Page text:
Les Entreprises Drf Inc v. Canada (National Revenue)
(June 12, 2014 – 2014 FCA 159) was an appeal from a decision of the Tax Court denying the appellant input tax credits and upholding the imposition of penalties on the basis that the court did not accept the evidence of the appellant that the services in question were in fact rendered. The appellant argued that the trial judge erred in imposing a standard of due diligence rather than one of good faith. The Federal Court of Appeal did not agree:
 I cannot agree. In the particular circumstances and context of this case, the Judge was clearly entitled to make the finding that there was no prima facie evidence demonstrating that the services described in the invoices were indeed rendered. It is noteworthy to mention the following: the issue of whether the services in this case were rendered or not – notwithstanding by whom – could be considered a relevant consideration not only to determine if the appellant was entitled to the ITC, but also to determine if the appellant acted in good faith.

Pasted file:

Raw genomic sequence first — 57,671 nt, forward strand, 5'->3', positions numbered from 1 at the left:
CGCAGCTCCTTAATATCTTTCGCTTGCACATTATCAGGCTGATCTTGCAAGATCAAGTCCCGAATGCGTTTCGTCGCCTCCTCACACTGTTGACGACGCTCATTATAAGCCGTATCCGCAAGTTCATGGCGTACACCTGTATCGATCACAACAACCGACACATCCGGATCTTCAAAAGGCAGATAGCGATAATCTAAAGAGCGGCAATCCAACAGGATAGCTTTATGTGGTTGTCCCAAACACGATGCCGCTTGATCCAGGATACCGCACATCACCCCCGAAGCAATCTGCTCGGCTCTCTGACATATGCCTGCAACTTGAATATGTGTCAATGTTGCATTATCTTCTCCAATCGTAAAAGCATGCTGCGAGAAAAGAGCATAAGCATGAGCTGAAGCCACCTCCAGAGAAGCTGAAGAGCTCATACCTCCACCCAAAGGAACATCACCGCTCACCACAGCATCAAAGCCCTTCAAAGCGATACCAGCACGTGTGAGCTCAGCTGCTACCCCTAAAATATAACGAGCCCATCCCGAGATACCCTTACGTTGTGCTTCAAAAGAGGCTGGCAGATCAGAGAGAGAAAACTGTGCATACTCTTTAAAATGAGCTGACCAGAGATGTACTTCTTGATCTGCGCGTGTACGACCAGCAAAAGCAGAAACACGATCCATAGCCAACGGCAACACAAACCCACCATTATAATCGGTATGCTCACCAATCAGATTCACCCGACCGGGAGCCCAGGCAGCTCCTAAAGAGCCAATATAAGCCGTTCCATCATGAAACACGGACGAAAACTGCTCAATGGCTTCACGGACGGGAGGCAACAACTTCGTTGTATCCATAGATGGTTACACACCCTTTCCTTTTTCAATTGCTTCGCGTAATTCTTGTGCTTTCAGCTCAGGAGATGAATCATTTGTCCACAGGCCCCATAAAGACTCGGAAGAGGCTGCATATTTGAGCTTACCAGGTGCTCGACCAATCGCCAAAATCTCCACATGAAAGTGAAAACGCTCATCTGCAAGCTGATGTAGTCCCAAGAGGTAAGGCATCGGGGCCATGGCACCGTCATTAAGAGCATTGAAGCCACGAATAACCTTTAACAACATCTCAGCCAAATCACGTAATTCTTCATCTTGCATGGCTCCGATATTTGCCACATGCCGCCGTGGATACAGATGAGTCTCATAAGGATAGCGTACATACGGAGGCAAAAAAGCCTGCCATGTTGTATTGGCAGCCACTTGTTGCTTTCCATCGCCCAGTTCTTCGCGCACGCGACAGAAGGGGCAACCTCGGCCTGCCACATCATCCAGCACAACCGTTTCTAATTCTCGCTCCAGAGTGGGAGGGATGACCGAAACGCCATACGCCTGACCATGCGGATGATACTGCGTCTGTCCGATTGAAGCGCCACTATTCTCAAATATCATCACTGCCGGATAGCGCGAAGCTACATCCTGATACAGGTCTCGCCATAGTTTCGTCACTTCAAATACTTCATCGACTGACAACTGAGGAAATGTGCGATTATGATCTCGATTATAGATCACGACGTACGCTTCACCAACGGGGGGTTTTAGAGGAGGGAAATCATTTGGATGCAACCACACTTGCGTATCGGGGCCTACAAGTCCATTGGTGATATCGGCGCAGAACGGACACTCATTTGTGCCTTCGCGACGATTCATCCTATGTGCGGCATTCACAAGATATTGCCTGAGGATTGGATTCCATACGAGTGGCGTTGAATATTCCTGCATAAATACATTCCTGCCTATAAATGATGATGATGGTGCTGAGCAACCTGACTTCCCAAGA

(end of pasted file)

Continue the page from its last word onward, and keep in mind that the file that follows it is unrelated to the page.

Findings of facts and of mixed fact and law of the Judge are reviewable under the standard of palpable and overriding error (Housen v. Nikolaisen, 2002 SCC 33,  2 S.C.R. 235).
 In the present case, I am of the view that the Judge thoroughly analyzed the evidence before him. His conclusion rests upon his assessment of the credibility of the witnesses he heard and of the documentary evidence. The Judge’s assessment does not contain an overriding and palpable error.
 Although the appellant has raised a serious issue of law with respect to the defence of due diligence and good faith, in light of the findings of fact of the Judge, it is not appropriate to deal with this matter in this case.
The appeal was dismissed with costs.